One day after president Laurent Kabila returned to Kinshasa predicting imminent victory over rebel forces, government and rebels fought an extended battle in a forest area near the Kinshasa airport.
Streets were deserted as nervous soldiers threw up hundreds of road blocks across the city. State radio urged citizens to stay in-doors and Zimbabwean helicopter gunships buzzed the city, flying low along the river shore. Fighting erupted late Tuesday night and continued through Wednesday morning with the sound of explosions and small arms fire heard across the city.
The sound of artillery fire subsided after noon but the thunderous sound of distant explosions could be heard intermittently in the late afternoon.
In the morning, hundreds of citizens fled from suburbs near Njili airport, about 20 kilometres east of this sprawling city of some 4 million people. Tanks, troop trucks and South African-made armoured cars raced through the city around 8am towards Kabila's residence.
In recent days, rebel forces suffered a series of military setbacks as Angola and Zimbabwe sent troops, tanks and aircraft to back Kabila's faltering army.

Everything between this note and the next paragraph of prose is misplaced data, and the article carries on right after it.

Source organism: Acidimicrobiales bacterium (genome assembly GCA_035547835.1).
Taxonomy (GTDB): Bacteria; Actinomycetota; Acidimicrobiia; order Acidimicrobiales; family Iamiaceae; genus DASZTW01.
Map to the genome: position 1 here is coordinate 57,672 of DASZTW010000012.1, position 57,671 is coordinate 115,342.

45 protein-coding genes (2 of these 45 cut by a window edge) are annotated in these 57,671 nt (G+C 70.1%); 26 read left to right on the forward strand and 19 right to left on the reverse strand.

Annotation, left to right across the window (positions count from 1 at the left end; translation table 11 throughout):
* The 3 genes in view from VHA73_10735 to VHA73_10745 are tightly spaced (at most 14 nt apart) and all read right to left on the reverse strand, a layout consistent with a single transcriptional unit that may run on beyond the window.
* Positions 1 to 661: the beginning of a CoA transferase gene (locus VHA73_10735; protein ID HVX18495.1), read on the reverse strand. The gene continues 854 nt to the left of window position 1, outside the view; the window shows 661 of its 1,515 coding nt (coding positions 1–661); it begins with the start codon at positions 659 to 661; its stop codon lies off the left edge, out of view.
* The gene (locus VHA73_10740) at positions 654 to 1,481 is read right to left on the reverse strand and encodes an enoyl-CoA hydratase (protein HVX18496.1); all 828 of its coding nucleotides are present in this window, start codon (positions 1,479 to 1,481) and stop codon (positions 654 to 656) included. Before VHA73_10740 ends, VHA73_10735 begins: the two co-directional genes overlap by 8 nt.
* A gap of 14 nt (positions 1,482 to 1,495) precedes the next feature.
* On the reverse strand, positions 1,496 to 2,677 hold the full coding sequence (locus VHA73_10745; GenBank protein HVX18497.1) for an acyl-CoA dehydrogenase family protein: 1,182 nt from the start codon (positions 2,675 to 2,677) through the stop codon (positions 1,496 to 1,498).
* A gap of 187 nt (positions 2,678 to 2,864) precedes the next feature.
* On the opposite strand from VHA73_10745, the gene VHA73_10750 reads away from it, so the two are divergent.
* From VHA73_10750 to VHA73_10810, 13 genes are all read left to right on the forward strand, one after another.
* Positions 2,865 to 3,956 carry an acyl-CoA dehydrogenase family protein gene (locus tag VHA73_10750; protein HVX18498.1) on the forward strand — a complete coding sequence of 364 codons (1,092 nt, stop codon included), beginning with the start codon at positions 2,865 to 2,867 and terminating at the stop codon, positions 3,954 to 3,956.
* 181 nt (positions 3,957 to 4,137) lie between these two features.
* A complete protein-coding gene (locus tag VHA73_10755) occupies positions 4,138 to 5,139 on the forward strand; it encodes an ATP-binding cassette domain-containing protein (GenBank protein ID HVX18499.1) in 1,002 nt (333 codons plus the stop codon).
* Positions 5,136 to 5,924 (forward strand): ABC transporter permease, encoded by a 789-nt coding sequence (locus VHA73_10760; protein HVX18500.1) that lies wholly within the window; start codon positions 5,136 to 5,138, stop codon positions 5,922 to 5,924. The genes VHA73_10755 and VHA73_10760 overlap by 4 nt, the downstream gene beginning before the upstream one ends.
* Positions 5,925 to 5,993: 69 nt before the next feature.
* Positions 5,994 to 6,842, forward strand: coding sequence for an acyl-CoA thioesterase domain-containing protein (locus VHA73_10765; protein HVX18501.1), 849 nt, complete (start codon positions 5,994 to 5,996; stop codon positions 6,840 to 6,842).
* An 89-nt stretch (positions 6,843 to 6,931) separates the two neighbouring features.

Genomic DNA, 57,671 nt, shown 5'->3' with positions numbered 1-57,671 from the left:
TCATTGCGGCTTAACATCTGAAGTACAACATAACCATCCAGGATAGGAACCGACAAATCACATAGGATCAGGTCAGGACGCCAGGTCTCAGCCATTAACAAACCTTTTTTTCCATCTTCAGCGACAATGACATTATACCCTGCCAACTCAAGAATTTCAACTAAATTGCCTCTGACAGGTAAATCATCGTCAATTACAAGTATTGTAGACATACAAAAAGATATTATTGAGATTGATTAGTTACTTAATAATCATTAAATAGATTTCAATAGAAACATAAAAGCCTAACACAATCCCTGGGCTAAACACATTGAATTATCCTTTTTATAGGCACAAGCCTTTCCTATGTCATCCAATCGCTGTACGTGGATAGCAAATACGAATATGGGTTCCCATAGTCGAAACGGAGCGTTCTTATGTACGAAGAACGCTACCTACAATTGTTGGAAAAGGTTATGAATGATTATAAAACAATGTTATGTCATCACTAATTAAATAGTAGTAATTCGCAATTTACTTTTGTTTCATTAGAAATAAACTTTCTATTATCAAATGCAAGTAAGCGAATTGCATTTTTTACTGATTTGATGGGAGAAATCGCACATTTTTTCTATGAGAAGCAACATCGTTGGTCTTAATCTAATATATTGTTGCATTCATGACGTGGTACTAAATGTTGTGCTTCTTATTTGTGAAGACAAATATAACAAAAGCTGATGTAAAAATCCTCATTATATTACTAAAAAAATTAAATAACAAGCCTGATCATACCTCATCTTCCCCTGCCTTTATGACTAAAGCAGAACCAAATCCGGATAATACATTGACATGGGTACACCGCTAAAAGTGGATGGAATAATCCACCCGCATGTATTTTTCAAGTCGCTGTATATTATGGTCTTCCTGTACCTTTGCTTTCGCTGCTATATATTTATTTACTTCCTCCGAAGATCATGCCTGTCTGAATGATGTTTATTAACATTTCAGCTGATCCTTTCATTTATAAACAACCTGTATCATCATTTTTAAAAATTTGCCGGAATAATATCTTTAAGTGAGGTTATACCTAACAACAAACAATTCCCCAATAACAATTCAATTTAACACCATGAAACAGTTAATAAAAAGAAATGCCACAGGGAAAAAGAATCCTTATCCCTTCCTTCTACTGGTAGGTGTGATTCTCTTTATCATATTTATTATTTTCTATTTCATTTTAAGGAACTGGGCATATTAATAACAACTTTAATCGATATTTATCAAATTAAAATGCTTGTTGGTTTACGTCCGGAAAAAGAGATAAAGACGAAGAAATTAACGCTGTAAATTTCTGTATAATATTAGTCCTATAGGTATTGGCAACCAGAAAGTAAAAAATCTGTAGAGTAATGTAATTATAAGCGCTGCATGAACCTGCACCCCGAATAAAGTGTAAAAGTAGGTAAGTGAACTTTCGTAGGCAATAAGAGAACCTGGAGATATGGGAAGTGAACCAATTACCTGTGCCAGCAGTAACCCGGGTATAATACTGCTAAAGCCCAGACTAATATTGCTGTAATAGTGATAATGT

With Angolan forces moving northeast toward Kinshasa and Zimbabwean troops pushing south, rebels were squeezed between two advancing armies.
But rebel leader Bizima Karaha on Tuesday threatened that rebels would react to the squeeze by attacking Kinshasa.
The extent of the fighting remains unclear, but Mwenze Kongolu, the Congolese justice minister, said about 300 rebel troops were discovered in a forest area known as Mikonga. The fight did not appear to be a full-scale rebel assault, but indicates that rebel troops are closer to Kinshasa than previously believed and potentially preparing for an attack on the airport, that was used to ferry in Zimbabwe troops and arms.
Information minister Didier Mumengi tried to calm the city on state radio, describing the fight as a "mopping up operation" as government troops searched for rebels in civilian clothes who tried to disappear into the local population.
No explanation was offered for the use of heavy artillery against such a small force.
Doctors predicted heavy casualties if fighting hits Kinshasa, because of the dense housing that covers some 30 kilometres east to west and 25 kilometres north to south.
The fighting leaves South African diplomacy in tatters and appears to kill any chance of peaceful settlement. President Nelson Mandela tried to negotiate a cease-fire and pull out of foreign forces.
However, Mr Kongolu and Mawana Nanga Mawampanga, the Congo Agriculture minister and a member of Kabila's inner circle, bitterly slammed South Africa's initiative and criticised Mandela's motives.
Mr Mawampanga said: "If Mandela wants to mediate he has to condemn this as an invasion. If he has one ounce of moral fibre left he will condemn it. I think Mandela is just a puppet of the United States. He sold arms to Rwanda and he doesn't want to lose his customers (by siding with rebels, Rwanda and Uganda)."
The bitterness of the rhetoric against South Africa means the peace process is dead in all but name.Reuse content